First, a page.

We are not told in Ephesians 5:22-31 that marriage is intended to satisfy vain expectations, or that it’s the entitled reward of a virgin for a virgin, we are told that marriage is a covenant, intended to reflect the gospel of Jesus Christ. That’s its essence. It is true that ordinarily, children are supposed to be the product of marriage, and where childbearing occurs apart from marriage, sin has occurred in some way, shape, or form. But, marriage, in its essence, isn’t merely defined as “the proper union for bearing and raising children.” No, in its essence, marriage is supposed to be a display of the gospel! This means that a husband and wife who cannot have children are no less able to experience the essence of marriage than those who can, and a husband and wife who begin their marriage with children already in the picture are also no less able to experience the essence of marriage than those who begin childless.

But it gets even better. Not only is a marriage between a man and a single mom still able to reflect the gospel—and thereby meet the chief end of marriage—such a marriage also has the potential of reflecting the gospel to an even greater degree, since it reflects not only Christ’s love for his Bride, but also the Father’s love for his adopted children! Far from being a burden, marriage to a single mom is brimming with gospel-displaying potential.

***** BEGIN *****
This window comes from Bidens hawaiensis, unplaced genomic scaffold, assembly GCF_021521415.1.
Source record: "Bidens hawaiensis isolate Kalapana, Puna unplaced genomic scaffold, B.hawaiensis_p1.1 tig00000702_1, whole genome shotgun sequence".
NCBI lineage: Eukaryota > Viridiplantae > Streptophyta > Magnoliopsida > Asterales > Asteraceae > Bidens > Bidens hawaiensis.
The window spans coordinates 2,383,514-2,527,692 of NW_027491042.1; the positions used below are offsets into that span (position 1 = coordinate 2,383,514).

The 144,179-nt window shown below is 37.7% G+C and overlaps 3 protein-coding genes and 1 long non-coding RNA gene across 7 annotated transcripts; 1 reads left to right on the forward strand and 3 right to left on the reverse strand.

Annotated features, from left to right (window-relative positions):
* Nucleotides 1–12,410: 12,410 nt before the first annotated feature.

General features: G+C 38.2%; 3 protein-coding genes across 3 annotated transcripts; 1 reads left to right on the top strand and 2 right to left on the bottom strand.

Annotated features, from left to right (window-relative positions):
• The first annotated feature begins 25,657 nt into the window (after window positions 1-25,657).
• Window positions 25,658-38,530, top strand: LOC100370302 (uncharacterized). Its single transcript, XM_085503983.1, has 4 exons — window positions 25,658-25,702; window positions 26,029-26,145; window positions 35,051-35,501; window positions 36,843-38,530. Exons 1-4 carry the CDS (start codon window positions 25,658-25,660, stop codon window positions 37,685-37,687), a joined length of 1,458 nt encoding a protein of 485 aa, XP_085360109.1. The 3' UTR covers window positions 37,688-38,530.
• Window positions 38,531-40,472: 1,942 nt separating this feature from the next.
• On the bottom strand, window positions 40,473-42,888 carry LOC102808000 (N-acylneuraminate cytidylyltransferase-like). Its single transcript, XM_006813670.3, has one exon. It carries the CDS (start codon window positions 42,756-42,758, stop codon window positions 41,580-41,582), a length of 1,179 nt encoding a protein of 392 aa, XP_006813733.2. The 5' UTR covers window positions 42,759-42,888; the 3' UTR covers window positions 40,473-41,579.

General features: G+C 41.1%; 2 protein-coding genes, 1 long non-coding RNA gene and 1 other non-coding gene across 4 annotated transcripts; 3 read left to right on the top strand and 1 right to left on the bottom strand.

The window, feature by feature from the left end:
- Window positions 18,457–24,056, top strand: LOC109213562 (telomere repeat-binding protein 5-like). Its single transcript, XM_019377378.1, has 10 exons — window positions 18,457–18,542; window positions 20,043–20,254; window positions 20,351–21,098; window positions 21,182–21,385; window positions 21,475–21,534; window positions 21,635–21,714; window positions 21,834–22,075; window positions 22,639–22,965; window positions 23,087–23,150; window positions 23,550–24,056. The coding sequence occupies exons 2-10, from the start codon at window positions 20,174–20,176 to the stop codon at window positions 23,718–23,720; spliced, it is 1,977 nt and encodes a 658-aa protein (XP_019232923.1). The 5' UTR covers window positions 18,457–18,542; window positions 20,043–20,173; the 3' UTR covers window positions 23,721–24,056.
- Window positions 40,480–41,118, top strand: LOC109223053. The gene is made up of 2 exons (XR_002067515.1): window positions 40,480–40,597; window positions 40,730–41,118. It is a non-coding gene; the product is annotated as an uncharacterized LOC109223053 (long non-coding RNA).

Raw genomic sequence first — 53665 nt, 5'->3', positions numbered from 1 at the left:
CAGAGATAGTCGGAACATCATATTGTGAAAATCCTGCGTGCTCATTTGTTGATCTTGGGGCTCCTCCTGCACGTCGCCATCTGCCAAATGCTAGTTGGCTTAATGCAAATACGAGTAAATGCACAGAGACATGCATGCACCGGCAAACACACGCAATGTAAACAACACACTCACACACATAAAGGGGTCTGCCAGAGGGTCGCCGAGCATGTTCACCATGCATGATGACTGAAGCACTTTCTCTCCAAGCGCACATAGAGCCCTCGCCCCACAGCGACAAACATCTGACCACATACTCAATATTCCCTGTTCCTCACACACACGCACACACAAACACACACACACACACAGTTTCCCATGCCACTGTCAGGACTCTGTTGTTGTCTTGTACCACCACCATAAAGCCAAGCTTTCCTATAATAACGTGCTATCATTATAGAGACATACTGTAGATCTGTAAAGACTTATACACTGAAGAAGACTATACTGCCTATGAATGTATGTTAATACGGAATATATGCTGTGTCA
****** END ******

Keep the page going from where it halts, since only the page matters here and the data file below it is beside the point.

Many single Christian men in our churches bemoan the fact that they desire to be married, but can’t seem to find a wife. Perhaps the problem is that their “market” is too narrowly defined.

 

 

[Note: what has been said here is applicable to Christians regardless of your position on divorce and remarriage, and not by divorce. My personal views, for example, are considered by most to be very strict, so the single moms I have in mind for this post are those who became single moms by virtue of unwedded pregnancies or the death of their husbands. Additionally, this post could conceivably be written to single Christian women with an eye towards single Christian dads; everything still applies, but there are far more single moms in general than there are single dads.]